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10 Tips for Title IX Coordinators in the Era of COVID-19

Law firm Husch Blackwell provides tips for continuing Title IX investigations while colleges and universities are largely shut down due to coronavirus.

10 Tips for Title IX Coordinators in the Era of COVID-19

Below, we have included questions posed by participants during a recent Husch Blackwell webinar addressing Title IX issues in light of COVID-19.

Can institutions postpone investigations until students return to campus?

No. Institutions should not adopt a blanket policy postponing all investigations. You may have complainants who decide they are no longer interested in pursuing an investigation due to a change in circumstances resulting from COVID-19, but institutions must allow complainants to make this determination themselves.

In accordance with your policy, institutions should also continue to investigate allegations that are serious enough to warrant moving forward irrespective of the complainant’s wishes (e.g., assault with a weapon, pattern of perpetration or other immediate safety risk to the community). At the same time, depending upon the facts of the case and the willingness of the parties, institutions can be flexible in terms of both whether to proceed and the timing in which the investigation will be conducted, in accordance with your policies and existing practices.

Recognition of the unique circumstances created by this global pandemic is more than reasonable, so long as institutions do not, even inadvertently, deprioritize allegations or the rights of parties.

What if the complainant wishes to postpone an investigation, but the respondent wishes to proceed?

Institutions should ensure that any decisions they make are fair, reasonable and provide procedural protections to all parties. Any request to postpone an investigation due to COVID-19-related concerns, which may be reasonable for a variety of safety, administrative and personal reasons, must be balanced with the harm such a request, if granted, could cause to the non-requesting party or to the investigation overall.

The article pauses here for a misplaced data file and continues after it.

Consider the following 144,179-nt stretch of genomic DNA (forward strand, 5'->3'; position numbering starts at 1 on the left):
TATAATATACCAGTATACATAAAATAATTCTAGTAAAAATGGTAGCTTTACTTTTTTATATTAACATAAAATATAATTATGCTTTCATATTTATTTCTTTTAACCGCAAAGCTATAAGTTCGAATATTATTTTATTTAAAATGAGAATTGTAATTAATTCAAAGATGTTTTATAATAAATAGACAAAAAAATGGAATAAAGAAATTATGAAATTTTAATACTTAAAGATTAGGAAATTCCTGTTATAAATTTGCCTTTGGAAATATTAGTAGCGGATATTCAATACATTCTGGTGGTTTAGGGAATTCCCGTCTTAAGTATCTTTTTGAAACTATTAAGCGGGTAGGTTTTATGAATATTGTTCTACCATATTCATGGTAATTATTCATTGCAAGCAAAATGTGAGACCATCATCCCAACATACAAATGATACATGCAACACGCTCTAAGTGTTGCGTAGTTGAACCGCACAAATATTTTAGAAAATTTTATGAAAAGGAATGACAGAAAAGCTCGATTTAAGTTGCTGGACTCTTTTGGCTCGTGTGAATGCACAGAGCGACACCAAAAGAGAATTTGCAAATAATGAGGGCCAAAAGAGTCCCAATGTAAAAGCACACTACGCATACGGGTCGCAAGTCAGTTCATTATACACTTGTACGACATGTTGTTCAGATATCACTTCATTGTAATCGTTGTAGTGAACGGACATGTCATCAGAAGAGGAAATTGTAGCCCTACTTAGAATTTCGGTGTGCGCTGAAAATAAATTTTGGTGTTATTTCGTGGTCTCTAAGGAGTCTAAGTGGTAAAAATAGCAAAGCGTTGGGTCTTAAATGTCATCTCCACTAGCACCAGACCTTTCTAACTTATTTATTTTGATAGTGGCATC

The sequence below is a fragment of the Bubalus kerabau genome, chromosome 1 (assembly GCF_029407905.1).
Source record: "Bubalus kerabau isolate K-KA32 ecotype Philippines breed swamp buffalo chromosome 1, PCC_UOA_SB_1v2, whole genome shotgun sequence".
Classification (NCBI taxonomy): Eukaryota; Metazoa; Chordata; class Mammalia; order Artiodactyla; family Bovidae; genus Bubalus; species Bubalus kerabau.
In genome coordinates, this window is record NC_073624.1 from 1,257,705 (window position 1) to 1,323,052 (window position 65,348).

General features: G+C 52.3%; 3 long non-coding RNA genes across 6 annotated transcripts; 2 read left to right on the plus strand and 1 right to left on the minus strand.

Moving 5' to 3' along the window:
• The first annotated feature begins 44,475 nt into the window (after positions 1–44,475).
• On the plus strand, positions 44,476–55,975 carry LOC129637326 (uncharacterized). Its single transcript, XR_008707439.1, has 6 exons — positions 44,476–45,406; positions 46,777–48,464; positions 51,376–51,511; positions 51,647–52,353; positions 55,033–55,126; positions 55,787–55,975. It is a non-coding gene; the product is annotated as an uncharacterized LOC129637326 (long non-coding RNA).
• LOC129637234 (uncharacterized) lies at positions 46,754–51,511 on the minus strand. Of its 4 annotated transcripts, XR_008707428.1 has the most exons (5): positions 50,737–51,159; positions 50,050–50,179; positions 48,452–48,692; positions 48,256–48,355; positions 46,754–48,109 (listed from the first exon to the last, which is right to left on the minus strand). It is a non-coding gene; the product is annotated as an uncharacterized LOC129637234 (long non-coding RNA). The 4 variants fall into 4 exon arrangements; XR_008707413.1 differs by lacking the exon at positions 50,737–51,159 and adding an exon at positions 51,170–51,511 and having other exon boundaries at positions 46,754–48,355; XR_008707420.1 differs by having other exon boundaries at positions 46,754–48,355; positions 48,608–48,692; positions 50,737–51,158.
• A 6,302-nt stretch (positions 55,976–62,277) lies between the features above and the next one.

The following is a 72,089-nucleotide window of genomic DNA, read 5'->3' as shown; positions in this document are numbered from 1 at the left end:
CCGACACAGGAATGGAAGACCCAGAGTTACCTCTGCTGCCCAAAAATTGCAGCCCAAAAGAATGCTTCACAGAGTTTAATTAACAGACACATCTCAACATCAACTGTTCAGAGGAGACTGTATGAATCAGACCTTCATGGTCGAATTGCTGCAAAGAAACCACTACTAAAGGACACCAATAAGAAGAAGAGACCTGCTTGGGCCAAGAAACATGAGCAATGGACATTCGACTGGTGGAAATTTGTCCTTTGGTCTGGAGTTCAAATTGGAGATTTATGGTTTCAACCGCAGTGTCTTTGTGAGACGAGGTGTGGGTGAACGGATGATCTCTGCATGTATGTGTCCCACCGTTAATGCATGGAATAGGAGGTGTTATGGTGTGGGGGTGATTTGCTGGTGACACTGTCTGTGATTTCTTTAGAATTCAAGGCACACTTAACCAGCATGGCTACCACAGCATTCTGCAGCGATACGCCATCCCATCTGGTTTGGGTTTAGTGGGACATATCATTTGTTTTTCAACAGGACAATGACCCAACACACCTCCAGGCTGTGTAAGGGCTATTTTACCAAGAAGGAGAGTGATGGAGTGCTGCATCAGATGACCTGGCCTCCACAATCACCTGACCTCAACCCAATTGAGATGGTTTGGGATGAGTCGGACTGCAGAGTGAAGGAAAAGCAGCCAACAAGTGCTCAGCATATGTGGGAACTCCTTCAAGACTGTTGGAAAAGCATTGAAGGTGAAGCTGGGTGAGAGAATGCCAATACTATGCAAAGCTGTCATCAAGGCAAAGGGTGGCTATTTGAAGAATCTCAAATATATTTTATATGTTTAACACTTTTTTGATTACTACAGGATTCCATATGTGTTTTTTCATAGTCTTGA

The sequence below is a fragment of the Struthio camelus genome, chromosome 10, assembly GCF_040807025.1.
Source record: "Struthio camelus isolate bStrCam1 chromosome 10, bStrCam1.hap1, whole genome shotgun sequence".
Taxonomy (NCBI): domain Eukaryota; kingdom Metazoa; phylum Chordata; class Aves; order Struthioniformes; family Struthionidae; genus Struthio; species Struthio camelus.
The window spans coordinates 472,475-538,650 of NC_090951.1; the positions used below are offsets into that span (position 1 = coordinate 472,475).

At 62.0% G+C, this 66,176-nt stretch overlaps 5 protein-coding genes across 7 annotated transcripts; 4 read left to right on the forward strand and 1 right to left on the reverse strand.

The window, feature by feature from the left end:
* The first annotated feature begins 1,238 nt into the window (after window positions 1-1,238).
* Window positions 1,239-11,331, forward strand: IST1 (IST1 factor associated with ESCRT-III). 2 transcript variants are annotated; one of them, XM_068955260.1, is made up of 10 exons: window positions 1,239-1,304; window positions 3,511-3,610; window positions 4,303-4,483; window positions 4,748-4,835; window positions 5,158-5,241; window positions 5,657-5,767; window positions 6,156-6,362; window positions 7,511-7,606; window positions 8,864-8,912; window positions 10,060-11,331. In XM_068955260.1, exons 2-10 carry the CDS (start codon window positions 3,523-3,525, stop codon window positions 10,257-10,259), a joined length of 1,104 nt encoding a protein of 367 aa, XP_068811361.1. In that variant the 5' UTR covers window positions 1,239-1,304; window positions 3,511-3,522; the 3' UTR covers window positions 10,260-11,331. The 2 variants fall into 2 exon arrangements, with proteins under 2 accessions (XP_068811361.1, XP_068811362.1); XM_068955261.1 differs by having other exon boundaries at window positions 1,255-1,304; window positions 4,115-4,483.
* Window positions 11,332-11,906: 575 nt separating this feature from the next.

For one thing, respondents may want to proceed in order to get the benefit of witness’ recollections that may be fresher now or evidence that may be more readily available now than later. Further, where the respondent is subject to an interim measure (e.g., a registration hold or an interim suspension), any unreasonable delay in investigating and adjudicating a complaint may be unfair to the respondent or create risk to the institution.

Given the potential impact to respondents, institutions should only consider delaying an investigation until student return where both parties agree or where a delay can occur in a manner with adequate protections for the rights of the respondent. On the other hand, some reasonable delays due to the pandemic, particularly in these first few weeks of adjustments, are expected and reasonable so long as the institution clearly communicates with the parties about these circumstances.

Instead of emailing or sharing a report through a document-sharing platform, can we set up a video call with the party and share our screen?

We understand that some institutions are considering this option, as it may reduce the likelihood that a party takes a photograph of the preliminary report. As a practical matter, this may be time-consuming for your Title IX office. Furthermore, if your past practice has been to allow the party to be alone with a report, your presence on a video chat while a party reviews the report may undermine an existing expectation of privacy in this circumstance.